Day 3

God’s Call for Repentance

Joel 2:12-17, Zephaniah 1:7, Romans 5:18-21

BY Raechel Myers

Scripture Reading: Joel 2:12-17, Zephaniah 1:7, Romans 5:18-21

“Repent and believe.”

These are the words Christ uses in the Gospel of Mark to begin His earthly ministry (Mark 1:15). But isn’t it funny how quickly we skate past that first part? Believing is beautiful, but repentance is less glamorous. Yet, right out of the gate, Jesus’ ministry began with a call for us to repent of our sin and believe He came to save us.

If we skip repentance, what do we believe He saves us from?

I spent thirty years hearing the story of the prodigal son one way: a young foolish son squandering his inheritance, only to crawl back home when he had nowhere else to turn. To me, the story was always more about the father. I assumed the lesson here was that I should be as forgiving of foolish people as he was. Years passed, and now when I read that same story, I realize I’m not the father in this scenario. I’m the young fool. The story is as much about repentance as it is about forgiveness.

Scripture tells us the son came to his senses. He found clear eyes to look around and see the mess he’d made, then delivered a simple yet profound confession and repentance to his father: “Father, I have sinned against heaven and in your sight. I’m no longer worthy to be called your son” (Luke 15:21).

Repentance wasn’t easy. The son wasn’t even sure if his father would take him back. But the father received him with open arms as a beloved son.

If Christ calls us to repent and believe, let’s not skip the first step. In doing so, we miss the fullness of the gospel. Let’s listen closely and hear the call to repentance spoken by the prophet Joel on behalf of God Himself:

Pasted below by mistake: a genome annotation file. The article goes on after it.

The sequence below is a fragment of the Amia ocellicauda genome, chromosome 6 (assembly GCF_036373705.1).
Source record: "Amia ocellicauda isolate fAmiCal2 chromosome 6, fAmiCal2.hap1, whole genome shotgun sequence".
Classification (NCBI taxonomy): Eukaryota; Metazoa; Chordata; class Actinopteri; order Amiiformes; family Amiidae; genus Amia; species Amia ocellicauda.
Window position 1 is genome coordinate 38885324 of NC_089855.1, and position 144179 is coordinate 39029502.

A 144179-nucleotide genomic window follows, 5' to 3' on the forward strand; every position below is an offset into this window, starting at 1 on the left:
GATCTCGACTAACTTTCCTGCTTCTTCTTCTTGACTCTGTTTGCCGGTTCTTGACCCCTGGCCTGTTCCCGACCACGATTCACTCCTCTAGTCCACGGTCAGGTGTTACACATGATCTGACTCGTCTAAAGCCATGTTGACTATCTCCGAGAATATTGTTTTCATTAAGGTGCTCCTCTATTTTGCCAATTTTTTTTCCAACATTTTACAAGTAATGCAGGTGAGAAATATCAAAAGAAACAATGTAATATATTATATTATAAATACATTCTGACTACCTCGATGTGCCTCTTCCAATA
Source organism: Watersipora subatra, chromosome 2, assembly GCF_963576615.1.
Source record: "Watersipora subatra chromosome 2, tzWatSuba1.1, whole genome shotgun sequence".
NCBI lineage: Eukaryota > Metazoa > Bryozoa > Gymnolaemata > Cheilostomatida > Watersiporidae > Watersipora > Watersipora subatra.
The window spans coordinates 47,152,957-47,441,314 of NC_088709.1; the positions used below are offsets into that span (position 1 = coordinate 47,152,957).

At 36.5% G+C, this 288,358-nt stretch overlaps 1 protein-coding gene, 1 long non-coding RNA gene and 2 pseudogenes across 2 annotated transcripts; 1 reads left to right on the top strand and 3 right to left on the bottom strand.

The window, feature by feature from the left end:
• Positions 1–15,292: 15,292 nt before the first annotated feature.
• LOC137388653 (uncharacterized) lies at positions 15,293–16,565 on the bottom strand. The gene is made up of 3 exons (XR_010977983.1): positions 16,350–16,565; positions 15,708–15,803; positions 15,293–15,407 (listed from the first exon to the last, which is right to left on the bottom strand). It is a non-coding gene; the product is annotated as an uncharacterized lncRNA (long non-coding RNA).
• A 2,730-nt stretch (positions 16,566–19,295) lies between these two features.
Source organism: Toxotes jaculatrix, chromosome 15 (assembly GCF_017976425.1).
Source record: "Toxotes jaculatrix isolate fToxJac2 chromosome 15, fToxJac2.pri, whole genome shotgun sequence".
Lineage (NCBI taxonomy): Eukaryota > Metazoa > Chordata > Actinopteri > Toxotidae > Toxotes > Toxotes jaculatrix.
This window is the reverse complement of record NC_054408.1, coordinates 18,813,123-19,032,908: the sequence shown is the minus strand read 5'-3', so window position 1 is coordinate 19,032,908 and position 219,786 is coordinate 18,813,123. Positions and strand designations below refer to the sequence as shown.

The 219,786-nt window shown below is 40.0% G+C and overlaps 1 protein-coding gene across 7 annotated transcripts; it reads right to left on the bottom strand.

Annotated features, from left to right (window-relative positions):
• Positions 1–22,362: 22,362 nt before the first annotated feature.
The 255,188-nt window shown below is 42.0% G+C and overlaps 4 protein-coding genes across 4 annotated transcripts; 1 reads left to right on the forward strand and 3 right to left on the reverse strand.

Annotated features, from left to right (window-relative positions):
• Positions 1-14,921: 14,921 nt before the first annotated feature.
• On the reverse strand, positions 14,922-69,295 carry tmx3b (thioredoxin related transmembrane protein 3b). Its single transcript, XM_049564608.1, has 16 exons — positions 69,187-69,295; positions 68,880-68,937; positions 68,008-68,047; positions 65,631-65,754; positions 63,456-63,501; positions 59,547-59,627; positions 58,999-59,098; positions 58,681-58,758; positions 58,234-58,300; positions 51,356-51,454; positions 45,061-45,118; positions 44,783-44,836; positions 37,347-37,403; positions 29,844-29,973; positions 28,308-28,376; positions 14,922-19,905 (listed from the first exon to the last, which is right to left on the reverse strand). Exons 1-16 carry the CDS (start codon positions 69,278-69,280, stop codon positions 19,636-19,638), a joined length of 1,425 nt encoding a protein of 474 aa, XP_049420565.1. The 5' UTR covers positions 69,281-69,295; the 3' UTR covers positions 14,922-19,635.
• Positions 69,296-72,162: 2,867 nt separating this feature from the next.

“Even now—this is the Lᴏʀᴅ’ declaration—turn to me with all your heart, with fasting, weeping, and mourning. Tear your hearts, not just your clothes, and return to the Lᴏʀᴅ your God. For he is gracious and compassionate, slow to anger, rich in faithful love, and he relents in sending disaster.”
– Joel 2:12-13

Let’s rend our hearts, like the prophet Joel said. But let’s do so with the confidence that we are returning to a Father who will receive us with open arms and forgive us. He will rejoice over us with singing” (Zephaniah 3:17). As my pastor sometimes says, when our repentance is at its deepest, the joy of our salvation is at its highest.  

Post Comments (72)

72 thoughts on "God’s Call for Repentance"

  1. Corina Cast says:

    There’s so much that I’ve excluded Him from…as if he doesn’t know or wasn’t there. When I acknowledge that he saw and knew me at my lowest point, I feel such thankfulness that he still invites me to turn to him with my whole heart, my whole sinful heart because he offers restoration. That sweet justification that leads to eternal life through Jesus.

  2. Missie says:

    Just downloaded this app and this is my first study. So glad to be here!

  3. Mikia M says:

    I loved this reading. And I have to say, I never saw the story of the prodigal son in the way initially described: I always saw myself as the son, but what a perspective change and an opportunity for me understand the story another way! ❤️

  4. nancy smith says:

    The message from times of Jesus’s ministry to the Jews and from the resurrected Christ Jesus is
    repentance -salvation to salvation -repentance. When we come to the truth on resurrection ground we have had our hearts opened by God.Before ,there was an Israel economy of baptism of sin,the forgiveness of sins. God said that all Israel were to be Priests and they had to wash /be baptised .
    Save that to memory when we read the four gospels,they are in fact a continuation of the old testament,and Acts is the transitional book right into the letters of Paul who was given direction from the risen Christ. We come by faith .We are saved by grace,and then what follows is salvation.So point being we can not change until out heart is changed. We can not repent til the heart is opened.